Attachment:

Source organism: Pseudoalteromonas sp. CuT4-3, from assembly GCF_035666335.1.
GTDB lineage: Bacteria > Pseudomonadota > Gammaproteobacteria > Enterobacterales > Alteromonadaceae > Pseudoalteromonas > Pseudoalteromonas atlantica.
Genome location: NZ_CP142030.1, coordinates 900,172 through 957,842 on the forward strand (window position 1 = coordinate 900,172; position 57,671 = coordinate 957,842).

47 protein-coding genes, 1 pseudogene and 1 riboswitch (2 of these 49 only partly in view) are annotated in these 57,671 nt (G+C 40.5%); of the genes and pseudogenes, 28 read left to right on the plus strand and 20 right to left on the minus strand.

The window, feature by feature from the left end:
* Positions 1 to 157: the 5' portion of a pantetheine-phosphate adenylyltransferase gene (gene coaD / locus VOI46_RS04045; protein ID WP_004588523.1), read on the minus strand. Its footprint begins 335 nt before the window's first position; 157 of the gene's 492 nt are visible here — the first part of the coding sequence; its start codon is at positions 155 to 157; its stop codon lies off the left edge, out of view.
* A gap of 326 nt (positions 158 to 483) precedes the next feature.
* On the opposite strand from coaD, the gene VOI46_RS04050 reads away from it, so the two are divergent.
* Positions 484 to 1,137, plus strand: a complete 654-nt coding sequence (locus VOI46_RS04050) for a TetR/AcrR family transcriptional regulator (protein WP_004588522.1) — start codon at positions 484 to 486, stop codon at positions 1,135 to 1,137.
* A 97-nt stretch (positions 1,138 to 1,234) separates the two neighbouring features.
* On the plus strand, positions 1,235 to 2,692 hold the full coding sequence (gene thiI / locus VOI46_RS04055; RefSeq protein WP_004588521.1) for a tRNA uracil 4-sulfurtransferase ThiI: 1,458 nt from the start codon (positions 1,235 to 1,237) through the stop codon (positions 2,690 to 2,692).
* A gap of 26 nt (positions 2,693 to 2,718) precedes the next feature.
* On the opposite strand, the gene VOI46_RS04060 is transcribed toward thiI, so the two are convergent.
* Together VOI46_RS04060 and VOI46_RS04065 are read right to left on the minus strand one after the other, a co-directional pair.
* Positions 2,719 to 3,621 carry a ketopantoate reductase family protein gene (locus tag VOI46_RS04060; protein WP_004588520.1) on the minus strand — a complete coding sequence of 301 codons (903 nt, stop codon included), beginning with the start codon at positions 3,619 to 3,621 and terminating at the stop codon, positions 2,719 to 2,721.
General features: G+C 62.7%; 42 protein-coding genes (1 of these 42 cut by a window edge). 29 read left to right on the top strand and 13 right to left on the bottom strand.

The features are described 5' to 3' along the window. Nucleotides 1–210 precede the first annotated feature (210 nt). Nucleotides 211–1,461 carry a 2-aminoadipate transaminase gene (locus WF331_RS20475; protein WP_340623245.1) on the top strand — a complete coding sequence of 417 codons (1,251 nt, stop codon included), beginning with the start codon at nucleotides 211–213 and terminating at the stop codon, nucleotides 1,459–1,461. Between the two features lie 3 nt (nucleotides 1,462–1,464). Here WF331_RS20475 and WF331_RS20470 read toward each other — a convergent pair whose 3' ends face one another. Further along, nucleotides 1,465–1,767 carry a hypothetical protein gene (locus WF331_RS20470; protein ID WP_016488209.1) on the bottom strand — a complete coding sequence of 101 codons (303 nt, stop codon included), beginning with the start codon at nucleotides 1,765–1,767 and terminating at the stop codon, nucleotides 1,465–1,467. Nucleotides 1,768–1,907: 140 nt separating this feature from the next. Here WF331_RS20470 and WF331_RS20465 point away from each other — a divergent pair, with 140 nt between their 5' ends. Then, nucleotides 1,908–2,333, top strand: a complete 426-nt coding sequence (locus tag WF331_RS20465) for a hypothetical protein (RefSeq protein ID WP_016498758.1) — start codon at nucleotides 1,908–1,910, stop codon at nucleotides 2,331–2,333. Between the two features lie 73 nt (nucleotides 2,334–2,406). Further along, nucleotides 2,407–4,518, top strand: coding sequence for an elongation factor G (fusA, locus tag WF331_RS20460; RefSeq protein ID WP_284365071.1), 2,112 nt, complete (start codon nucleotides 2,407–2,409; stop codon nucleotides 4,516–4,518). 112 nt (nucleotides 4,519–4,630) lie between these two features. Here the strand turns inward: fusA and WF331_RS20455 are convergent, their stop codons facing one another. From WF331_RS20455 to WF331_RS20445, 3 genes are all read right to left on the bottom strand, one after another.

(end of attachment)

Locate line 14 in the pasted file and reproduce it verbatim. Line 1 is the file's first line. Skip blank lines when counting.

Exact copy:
* Together VOI46_RS04060 and VOI46_RS04065 are read right to left on the minus strand one after the other, a co-directional pair.